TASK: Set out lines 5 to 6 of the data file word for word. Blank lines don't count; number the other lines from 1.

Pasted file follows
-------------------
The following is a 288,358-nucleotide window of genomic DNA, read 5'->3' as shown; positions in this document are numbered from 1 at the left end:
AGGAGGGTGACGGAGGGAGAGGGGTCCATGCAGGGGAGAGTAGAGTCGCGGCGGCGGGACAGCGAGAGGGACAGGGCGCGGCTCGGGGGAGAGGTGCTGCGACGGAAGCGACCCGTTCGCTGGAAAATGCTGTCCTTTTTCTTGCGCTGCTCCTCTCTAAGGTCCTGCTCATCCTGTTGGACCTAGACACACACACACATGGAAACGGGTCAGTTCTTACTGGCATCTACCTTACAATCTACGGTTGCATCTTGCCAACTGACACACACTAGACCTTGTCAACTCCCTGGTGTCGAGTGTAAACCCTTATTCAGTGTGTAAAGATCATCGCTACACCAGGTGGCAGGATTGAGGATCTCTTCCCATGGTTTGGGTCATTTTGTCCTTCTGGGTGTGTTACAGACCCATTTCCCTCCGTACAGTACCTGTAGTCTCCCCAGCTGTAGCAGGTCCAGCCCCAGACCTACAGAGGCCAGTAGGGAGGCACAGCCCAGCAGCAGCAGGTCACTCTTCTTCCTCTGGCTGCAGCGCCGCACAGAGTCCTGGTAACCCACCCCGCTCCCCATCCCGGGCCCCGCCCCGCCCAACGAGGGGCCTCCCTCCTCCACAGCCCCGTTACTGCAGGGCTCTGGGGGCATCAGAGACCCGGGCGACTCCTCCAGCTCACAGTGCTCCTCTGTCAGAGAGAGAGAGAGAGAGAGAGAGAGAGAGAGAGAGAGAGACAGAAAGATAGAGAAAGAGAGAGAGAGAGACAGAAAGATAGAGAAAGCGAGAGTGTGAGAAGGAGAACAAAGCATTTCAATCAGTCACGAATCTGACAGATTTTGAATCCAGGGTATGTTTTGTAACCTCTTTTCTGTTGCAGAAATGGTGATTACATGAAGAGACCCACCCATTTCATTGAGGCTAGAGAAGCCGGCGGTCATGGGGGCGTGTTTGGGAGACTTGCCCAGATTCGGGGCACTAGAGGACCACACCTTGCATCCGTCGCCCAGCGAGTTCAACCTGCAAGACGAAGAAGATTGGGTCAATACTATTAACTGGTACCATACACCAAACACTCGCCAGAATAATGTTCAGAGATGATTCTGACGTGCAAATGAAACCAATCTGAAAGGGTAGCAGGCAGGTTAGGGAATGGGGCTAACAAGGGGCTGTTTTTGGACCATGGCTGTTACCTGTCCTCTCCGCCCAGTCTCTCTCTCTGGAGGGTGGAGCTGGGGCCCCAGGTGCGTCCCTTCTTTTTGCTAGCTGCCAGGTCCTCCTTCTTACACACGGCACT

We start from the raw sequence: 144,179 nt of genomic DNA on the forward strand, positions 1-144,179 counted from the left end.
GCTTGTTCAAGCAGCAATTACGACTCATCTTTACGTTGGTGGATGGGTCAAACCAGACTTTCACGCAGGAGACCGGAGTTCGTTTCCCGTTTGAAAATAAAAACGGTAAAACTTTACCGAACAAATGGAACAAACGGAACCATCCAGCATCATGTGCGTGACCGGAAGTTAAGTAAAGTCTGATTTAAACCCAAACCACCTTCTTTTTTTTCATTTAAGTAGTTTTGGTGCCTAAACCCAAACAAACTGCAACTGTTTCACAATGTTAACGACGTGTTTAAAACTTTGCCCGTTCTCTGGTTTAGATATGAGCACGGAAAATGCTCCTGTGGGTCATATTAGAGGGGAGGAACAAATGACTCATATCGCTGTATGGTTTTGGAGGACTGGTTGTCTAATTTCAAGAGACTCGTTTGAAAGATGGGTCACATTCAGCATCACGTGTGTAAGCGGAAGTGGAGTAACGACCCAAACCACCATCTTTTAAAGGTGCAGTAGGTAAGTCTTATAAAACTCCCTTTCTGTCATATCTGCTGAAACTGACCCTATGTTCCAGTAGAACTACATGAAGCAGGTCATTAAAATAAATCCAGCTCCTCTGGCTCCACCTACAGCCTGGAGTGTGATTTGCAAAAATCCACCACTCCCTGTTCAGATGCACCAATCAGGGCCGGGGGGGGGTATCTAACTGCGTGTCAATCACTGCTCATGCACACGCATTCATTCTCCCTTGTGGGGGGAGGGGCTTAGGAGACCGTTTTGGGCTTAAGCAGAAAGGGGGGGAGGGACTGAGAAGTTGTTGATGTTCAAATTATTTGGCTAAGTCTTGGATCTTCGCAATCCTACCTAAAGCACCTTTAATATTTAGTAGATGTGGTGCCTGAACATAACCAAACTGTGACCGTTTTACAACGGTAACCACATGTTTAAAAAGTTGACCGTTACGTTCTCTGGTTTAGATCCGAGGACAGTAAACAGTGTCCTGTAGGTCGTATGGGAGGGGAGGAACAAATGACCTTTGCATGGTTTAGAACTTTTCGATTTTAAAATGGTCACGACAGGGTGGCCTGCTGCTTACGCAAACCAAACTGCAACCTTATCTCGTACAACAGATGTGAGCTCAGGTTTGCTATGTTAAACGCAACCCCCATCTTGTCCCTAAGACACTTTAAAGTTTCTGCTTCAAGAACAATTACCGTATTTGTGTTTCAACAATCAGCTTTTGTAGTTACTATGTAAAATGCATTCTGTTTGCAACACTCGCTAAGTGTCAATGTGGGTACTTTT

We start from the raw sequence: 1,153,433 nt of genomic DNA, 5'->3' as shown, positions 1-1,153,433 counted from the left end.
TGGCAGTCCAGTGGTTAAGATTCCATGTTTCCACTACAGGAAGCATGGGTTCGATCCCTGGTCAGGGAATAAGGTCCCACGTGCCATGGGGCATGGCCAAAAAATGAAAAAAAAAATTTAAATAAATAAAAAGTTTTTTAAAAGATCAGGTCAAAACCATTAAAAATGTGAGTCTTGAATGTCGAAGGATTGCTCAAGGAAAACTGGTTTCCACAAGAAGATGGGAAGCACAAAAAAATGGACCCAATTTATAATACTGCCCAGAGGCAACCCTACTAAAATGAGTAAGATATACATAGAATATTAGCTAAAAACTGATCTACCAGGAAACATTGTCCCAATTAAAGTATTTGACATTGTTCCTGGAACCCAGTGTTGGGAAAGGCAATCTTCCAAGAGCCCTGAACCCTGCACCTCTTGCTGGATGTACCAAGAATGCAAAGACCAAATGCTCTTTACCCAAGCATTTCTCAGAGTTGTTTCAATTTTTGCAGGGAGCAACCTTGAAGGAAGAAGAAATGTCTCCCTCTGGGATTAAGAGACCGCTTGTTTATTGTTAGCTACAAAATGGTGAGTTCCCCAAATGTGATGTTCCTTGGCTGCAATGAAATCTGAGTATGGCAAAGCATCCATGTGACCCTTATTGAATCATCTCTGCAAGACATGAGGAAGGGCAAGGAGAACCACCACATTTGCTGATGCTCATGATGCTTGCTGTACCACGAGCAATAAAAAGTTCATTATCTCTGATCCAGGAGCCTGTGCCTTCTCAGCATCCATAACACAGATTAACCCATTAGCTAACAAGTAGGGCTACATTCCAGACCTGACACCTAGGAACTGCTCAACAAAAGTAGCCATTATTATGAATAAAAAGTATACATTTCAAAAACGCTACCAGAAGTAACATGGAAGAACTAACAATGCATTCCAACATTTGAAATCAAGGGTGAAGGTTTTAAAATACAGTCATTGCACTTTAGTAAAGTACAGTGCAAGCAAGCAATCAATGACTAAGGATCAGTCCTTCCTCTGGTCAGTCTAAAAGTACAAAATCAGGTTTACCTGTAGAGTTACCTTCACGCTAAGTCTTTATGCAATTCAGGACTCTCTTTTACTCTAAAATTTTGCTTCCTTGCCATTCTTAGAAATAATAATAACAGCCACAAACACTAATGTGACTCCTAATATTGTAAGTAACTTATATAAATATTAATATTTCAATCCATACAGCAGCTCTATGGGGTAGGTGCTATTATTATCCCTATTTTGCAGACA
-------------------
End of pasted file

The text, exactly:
We start from the raw sequence: 1,153,433 nt of genomic DNA, 5'->3' as shown, positions 1-1,153,433 counted from the left end.
TGGCAGTCCAGTGGTTAAGATTCCATGTTTCCACTACAGGAAGCATGGGTTCGATCCCTGGTCAGGGAATAAGGTCCCACGTGCCATGGGGCATGGCCAAAAAATGAAAAAAAAAATTTAAATAAATAAAAAGTTTTTTAAAAGATCAGGTCAAAACCATTAAAAATGTGAGTCTTGAATGTCGAAGGATTGCTCAAGGAAAACTGGTTTCCACAAGAAGATGGGAAGCACAAAAAAATGGACCCAATTTATAATACTGCCCAGAGGCAACCCTACTAAAATGAGTAAGATATACATAGAATATTAGCTAAAAACTGATCTACCAGGAAACATTGTCCCAATTAAAGTATTTGACATTGTTCCTGGAACCCAGTGTTGGGAAAGGCAATCTTCCAAGAGCCCTGAACCCTGCACCTCTTGCTGGATGTACCAAGAATGCAAAGACCAAATGCTCTTTACCCAAGCATTTCTCAGAGTTGTTTCAATTTTTGCAGGGAGCAACCTTGAAGGAAGAAGAAATGTCTCCCTCTGGGATTAAGAGACCGCTTGTTTATTGTTAGCTACAAAATGGTGAGTTCCCCAAATGTGATGTTCCTTGGCTGCAATGAAATCTGAGTATGGCAAAGCATCCATGTGACCCTTATTGAATCATCTCTGCAAGACATGAGGAAGGGCAAGGAGAACCACCACATTTGCTGATGCTCATGATGCTTGCTGTACCACGAGCAATAAAAAGTTCATTATCTCTGATCCAGGAGCCTGTGCCTTCTCAGCATCCATAACACAGATTAACCCATTAGCTAACAAGTAGGGCTACATTCCAGACCTGACACCTAGGAACTGCTCAACAAAAGTAGCCATTATTATGAATAAAAAGTATACATTTCAAAAACGCTACCAGAAGTAACATGGAAGAACTAACAATGCATTCCAACATTTGAAATCAAGGGTGAAGGTTTTAAAATACAGTCATTGCACTTTAGTAAAGTACAGTGCAAGCAAGCAATCAATGACTAAGGATCAGTCCTTCCTCTGGTCAGTCTAAAAGTACAAAATCAGGTTTACCTGTAGAGTTACCTTCACGCTAAGTCTTTATGCAATTCAGGACTCTCTTTTACTCTAAAATTTTGCTTCCTTGCCATTCTTAGAAATAATAATAACAGCCACAAACACTAATGTGACTCCTAATATTGTAAGTAACTTATATAAATATTAATATTTCAATCCATACAGCAGCTCTATGGGGTAGGTGCTATTATTATCCCTATTTTGCAGACA